Someone asked me if a lay person can find on internet the rules of religous orders, a timetable of how they spend the day, etc. or if this information is confidential and reserved only for the members of the order. I suppose this is the case, but I’m not sure.
Do you know?
Actually, the Church prohibits membership in ANY type of “secret society,” meaning any society in which the rules are not made known until the person becomes a member. The most well-known example is that no Catholic man may become a Mason, and no Catholic woman may become an Eastern Star (the female counterpart of Masonry).
The basis of this prohibition is obvious: how can a person make an oath to uphold rules that he has not yet been made aware of? What if he makes the oath, and discovers the rule is contrary to morals? Now he has made an oath to something immoral. BUZZZZ.
Therefore, the Constitutions of all Catholic Religious Orders must be submitted to the Holy See for approval, and these must be made publically known. In the pre-Internet age, finding these Constitutions might have been somewhat tedious, simply because of the limitations of information distribution, but it is trivial today. If you give me the name of any approved Catholic Religious Order, I think I could find their Constitutions in a matter of minutes.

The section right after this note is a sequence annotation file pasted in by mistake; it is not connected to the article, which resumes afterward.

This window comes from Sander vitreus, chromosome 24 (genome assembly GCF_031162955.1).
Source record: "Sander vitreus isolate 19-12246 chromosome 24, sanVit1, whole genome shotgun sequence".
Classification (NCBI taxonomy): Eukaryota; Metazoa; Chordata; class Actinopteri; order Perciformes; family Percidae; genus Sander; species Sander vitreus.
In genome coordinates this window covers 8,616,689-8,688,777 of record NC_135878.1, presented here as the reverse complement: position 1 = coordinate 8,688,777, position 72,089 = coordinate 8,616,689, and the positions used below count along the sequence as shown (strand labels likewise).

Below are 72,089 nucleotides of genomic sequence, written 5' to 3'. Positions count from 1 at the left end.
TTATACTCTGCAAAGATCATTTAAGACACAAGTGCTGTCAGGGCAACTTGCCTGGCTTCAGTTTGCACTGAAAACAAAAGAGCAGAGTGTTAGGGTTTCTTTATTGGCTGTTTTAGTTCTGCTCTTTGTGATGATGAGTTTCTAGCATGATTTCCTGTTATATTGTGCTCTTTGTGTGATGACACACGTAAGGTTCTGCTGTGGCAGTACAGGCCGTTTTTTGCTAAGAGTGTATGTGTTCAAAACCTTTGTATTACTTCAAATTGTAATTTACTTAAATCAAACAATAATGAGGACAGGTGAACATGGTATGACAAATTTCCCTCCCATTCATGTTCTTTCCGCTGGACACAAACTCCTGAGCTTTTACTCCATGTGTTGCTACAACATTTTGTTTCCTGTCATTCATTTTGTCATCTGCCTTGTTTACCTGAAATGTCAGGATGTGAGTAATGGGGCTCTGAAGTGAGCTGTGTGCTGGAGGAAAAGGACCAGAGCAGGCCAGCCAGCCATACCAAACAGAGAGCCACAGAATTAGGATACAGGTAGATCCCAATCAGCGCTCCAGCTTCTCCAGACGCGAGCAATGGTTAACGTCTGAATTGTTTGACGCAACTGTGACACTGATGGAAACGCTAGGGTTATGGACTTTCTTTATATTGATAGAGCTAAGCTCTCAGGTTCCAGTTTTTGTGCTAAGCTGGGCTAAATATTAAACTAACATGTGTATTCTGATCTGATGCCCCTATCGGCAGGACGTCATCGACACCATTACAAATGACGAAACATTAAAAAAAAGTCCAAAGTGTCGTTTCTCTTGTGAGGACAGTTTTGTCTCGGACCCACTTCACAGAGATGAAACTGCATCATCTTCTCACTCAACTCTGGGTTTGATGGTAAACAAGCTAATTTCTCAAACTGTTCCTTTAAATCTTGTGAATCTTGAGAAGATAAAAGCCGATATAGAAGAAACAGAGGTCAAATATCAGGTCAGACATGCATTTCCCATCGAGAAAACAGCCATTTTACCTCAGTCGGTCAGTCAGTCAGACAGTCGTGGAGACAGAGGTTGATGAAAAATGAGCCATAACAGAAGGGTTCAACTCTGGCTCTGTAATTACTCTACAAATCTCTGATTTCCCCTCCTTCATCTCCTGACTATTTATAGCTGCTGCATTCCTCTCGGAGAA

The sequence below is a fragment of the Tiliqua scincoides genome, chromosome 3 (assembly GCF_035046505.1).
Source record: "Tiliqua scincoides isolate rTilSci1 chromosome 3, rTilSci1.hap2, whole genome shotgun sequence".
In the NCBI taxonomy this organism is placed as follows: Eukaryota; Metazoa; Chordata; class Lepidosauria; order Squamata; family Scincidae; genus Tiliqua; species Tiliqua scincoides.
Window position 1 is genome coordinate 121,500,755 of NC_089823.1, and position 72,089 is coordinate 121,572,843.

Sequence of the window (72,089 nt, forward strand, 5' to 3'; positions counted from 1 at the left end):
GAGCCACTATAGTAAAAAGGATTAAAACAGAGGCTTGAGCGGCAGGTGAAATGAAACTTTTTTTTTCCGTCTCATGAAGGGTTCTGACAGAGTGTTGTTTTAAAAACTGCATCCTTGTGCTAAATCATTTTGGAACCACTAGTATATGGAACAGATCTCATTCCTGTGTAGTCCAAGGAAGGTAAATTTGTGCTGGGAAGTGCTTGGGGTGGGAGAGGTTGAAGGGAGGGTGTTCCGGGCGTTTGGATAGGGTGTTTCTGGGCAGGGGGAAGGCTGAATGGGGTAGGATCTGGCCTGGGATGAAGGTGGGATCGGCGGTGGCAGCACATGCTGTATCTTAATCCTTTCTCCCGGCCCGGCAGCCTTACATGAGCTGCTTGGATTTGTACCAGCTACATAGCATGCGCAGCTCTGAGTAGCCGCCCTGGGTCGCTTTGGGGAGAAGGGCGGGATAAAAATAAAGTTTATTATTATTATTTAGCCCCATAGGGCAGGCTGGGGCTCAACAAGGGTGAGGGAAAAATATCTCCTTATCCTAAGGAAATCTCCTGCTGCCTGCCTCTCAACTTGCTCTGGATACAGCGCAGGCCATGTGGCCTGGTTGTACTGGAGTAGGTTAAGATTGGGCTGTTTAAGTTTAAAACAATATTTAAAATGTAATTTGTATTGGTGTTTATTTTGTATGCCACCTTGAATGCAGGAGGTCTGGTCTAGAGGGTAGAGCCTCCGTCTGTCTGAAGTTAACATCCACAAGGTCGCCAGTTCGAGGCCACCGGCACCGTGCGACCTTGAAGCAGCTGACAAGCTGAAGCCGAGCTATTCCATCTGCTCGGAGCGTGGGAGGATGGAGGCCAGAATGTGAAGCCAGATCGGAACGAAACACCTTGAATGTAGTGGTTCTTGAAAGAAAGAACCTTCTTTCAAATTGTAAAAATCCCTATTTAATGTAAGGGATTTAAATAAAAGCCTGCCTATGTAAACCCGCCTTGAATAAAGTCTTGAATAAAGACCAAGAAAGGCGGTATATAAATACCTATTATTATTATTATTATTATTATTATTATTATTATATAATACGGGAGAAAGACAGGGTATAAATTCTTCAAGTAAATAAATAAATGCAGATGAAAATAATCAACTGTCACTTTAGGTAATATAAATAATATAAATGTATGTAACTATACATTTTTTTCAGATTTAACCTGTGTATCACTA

However, there are “rules” that might apply only within specific provinces, or even within specific individual communities, or even to individual members of those communities. There is nothing in the Jesuit Constitution that says what time Jesuits must get up each morning. This would be something specific to each Jesuit community. The general schedule of their duties would largely depend upon their particular vocation. Jesuits, for example, are heavily involved in Catholic education, so their daily schedules would largely revolve around the class times of the educational institutions that they serve. If a Jesuit college offered night classes, a Jesuit instructor might be permitted to rise at Noon, or in the afternoon etc, which would differ from his counterparts who taught morning classes.
I asked her and she is interested in Sisters of Perpetual Adoration, and in the religious congregation founded by father Sopcko inspired by st Faustina Kowalska: the Sisters of Merciful Jesus, (I don’t know if this is exactly the name, it is something like that), they have most of their convents in Polland.
Do you know the basis of your claims about secret societies? Where can one read about that?
I was once in contact with a religious order and asking for that very same information, to determine things like rules, and expectations, and right relationships, and the vocation director went ape-sh** about that! Like, almost poo-flinging primitive behavior! All because of a well-intentioned, persistent inquiry for the sake of discernment!